LOOCV

LOOCV (leave one out cross validation)

Download this excellent book: http://www-bcf.usc.edu/~gareth/ISL/ and search “LOOCV” or just scroll to section 5.1.2. on p. 178.

Here’s the dataset we’re using: http://www-bcf.usc.edu/~gareth/ISL/Auto.csv

# LOOCV (leave one out cross validation)
install.packages("boot")
require(boot)
?cv.glm

# cv.glm(data, glmfit, cost, K)

# this runs k-fold cross validation. When k = the number of observations in your dataset, then that's LOOCV
# to run LOOCV, set k=n or just don't specify (its default is k=n)
# cost specifies how to evaluate how good the model is; the default is the average squared error function.
# it requires a glm object as input, so you need to run your model first and then validate it.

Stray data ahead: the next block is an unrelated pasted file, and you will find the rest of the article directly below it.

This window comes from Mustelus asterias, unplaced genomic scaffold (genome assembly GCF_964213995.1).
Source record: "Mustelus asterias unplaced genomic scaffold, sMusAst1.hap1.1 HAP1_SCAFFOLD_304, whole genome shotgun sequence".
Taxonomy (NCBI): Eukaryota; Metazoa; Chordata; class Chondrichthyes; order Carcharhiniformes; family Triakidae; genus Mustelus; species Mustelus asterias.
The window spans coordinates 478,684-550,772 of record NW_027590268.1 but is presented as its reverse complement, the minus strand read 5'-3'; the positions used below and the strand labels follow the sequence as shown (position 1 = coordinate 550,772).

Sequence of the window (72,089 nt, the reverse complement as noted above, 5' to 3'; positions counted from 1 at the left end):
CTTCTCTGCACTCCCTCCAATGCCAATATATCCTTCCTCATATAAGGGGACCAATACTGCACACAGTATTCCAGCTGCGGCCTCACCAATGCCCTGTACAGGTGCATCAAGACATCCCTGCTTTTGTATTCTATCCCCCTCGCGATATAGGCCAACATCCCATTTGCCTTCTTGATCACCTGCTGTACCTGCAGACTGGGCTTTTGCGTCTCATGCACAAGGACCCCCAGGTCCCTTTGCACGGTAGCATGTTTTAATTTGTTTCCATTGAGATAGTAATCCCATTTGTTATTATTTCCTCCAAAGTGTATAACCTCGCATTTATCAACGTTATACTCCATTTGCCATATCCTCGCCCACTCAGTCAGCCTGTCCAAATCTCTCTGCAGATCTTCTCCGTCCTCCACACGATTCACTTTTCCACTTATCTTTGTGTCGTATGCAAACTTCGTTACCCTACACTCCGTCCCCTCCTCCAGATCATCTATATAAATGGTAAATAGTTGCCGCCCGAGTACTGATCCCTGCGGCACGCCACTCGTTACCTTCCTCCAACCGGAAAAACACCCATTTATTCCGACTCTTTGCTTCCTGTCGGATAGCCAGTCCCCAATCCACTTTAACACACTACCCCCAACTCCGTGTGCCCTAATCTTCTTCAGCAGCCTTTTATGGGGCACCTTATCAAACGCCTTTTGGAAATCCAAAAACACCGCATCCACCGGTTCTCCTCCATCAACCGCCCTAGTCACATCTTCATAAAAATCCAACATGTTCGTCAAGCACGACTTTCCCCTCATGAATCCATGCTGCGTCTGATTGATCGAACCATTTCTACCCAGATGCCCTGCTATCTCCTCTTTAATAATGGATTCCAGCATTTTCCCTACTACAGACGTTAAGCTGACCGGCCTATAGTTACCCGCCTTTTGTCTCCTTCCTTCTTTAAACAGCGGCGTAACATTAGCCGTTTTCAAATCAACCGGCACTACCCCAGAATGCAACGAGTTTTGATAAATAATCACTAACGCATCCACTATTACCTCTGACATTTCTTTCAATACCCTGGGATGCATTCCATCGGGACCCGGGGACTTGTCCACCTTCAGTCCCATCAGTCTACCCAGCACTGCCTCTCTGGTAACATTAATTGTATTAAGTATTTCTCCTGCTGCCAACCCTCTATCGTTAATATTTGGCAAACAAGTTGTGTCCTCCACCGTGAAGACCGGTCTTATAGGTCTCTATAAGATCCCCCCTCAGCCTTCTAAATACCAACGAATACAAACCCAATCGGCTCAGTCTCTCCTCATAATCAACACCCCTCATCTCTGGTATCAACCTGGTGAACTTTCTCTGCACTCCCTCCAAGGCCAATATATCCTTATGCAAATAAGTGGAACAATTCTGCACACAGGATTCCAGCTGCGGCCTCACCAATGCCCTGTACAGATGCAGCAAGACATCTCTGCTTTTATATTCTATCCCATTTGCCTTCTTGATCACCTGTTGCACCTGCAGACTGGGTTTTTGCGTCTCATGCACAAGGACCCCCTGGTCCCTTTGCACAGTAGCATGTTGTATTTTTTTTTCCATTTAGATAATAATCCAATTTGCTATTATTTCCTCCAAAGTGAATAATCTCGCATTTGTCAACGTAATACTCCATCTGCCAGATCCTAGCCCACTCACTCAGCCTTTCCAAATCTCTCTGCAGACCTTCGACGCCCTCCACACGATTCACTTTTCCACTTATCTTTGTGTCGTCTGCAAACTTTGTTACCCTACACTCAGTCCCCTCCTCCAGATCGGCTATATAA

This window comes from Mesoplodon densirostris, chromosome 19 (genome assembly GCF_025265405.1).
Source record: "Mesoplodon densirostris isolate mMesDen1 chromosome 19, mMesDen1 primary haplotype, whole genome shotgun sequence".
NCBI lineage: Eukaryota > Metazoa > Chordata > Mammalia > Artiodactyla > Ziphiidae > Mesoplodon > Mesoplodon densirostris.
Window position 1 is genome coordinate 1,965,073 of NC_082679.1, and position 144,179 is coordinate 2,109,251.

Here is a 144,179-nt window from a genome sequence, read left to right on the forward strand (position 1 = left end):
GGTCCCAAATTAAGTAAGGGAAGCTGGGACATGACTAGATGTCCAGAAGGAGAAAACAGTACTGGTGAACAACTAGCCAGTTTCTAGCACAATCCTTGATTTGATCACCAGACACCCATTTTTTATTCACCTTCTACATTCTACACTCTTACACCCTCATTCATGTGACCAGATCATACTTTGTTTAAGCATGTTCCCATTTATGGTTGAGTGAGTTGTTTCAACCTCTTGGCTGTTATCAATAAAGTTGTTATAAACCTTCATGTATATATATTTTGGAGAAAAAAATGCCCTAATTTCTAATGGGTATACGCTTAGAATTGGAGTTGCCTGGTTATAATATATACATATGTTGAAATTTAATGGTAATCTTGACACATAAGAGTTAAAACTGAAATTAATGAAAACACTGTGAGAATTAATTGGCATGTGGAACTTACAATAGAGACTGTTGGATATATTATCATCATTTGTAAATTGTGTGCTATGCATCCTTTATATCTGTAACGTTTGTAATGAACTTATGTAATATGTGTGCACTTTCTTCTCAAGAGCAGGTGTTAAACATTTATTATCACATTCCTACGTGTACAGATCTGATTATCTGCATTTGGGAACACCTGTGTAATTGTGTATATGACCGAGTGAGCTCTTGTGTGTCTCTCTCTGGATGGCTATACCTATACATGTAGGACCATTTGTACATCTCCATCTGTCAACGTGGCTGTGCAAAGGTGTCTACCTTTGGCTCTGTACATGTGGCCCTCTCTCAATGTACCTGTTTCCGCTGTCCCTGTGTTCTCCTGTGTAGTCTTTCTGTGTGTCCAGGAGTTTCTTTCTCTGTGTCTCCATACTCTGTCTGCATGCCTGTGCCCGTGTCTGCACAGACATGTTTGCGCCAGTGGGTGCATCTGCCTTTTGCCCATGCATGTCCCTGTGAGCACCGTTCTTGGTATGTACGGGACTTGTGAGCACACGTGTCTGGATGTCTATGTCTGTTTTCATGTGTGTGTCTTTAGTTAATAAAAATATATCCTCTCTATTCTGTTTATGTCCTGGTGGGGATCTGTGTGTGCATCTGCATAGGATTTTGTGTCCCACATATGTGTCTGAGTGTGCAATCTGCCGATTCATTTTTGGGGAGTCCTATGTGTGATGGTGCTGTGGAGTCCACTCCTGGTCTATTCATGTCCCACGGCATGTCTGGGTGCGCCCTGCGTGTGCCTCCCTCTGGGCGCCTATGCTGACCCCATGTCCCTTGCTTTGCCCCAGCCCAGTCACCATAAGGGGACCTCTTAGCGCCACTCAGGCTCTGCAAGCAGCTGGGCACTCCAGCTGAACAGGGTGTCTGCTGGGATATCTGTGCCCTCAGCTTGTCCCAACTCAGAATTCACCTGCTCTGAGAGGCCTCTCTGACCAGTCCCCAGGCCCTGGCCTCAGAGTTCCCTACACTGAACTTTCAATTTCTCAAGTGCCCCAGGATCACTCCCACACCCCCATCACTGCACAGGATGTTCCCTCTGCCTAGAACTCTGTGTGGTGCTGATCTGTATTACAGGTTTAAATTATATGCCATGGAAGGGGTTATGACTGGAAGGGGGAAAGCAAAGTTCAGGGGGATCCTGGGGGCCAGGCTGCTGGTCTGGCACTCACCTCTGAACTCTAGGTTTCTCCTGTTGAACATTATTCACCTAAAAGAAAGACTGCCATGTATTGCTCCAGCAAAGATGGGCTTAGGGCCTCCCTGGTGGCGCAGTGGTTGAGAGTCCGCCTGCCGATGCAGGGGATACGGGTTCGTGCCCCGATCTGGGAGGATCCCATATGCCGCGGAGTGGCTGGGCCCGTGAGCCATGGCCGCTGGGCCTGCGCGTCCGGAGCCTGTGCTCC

Auto <- read.csv("http://www-bcf.usc.edu/~gareth/ISL/Auto.csv") str(Auto) # uh-oh. it interpreted horsepower as a factor, but it shoudl be numeric. Auto$horsepower <- as.numeric(Auto$horsepower) # run a simple regression, predicting mpg from horsepower model1 <- glm(mpg ~ horsepower, data=Auto) summary(model1) # okay, now let's cross-validate that model. # note: this takes a long time! it's running nearly 400 models. if you want it to be faster, you can set k to something smaller than n loocv1 <- cv.glm(data=Auto, glmfit=model1) # the only thing you really need in this loocv is an object called delta. it's got two items in it. The first component is the raw cross-validation estimate of prediction error. The second component is the adjusted cross-validation estimate. The adjustment is designed to compensate for the bias introduced by not using leave-one-out cross-validation. Since we ran LOOCV, the two values should be super similar. loocv1$delta # okay great. we have an estimate of model fit for the simple linear regession. let's play around with adding polynomial terms and see if we can improve the fit. # there's a handy way to add polynomial terms using poly() model2 <- glm(mpg ~ poly(horsepower, 2), data=Auto) model3 <- glm(mpg ~ poly(horsepower, 3), data=Auto) model4 <- glm(mpg ~ poly(horsepower, 4), data=Auto) model5 <- glm(mpg ~ poly(horsepower, 5), data=Auto) model6 <- glm(mpg ~ poly(horsepower, 6), data=Auto) # i'm going to switch from LOOCV to a 20-fold cv, to save a little processing time squared_errs <- rep(0,6) loocv <- cv.glm(data=Auto, glmfit=model1, K=20) squared_errs[1] <- loocv$delta[2] loocv <- cv.glm(data=Auto, glmfit=model2, K=20) squared_errs[2] <- loocv$delta[2] loocv <- cv.glm(data=Auto, glmfit=model3, K=20) squared_errs[3] <- loocv$delta[2] loocv <- cv.glm(data=Auto, glmfit=model4, K=20) squared_errs[4] <- loocv$delta[2] loocv <- cv.glm(data=Auto, glmfit=model5, K=20) squared_errs[5] <- loocv$delta[2] loocv <- cv.glm(data=Auto, glmfit=model6, K=20) squared_errs[6] <- loocv$delta[2] # I'm sure there's a way better way to do that with a for loop or something, but i couldn't get it to work. # this is a vector of the squared error for each model squared_errs # let's plot it to get a sense for how fit changes as a function of polynomial order plot(squared_errs) # looks like there's a big drop in error when we go from 2nd order to 3rd order (i.e. allowing a cubic function) # that makes sense, given the data: plot(Auto$mpg~Auto$horsepower) # looks cubic # pretty plotting time :) library(ggplot2) library(RColorBrewer) ggplot(data=Auto, aes(x=horsepower, y=mpg)) + geom_point() # to plot the lines from each function, use predict() to get the predicted values from each regression equation Auto$model1 <- predict(model1) Auto$model2 <- predict(model2) Auto$model3 <- predict(model3) Auto$model4 <- predict(model4) Auto$model5 <- predict(model5) Auto$model6 <- predict(model6) # pick a palette display.brewer.all() colors <- brewer.pal(9,"Spectral") colors <- c(colors[1:3], colors[7:9]) #take just the 6 colors from the two ends (they're brighter) # how to check out a color palette n <- 6 # the number of colors to plot pie(rep(1,n), col=colors) # plot all of the 6 models on the data. notice that the model doesn't improve much after cubic. ggplot(data=Auto, aes(x=horsepower, y=mpg)) + geom_point() + geom_line(aes(x=horsepower, y=model1, colour="linear"), size = 2, alpha = .5 ) + geom_line(aes(x=horsepower, y=model2, colour="quadratic"), size = 2, alpha = .5 ) + geom_line(aes(x=horsepower, y=model3, colour="cubic"), size = 2, alpha = .5 ) + geom_line(aes(x=horsepower, y=model4, colour="quartic"), size = 2, alpha = .5 ) + geom_line(aes(x=horsepower, y=model5, colour="fiveish"), size = 2, alpha = .5 ) + geom_line(aes(x=horsepower, y=model6, colour="sixtacular"), size = 2, alpha = .5 ) + guides(color=guide_legend(title="model"))

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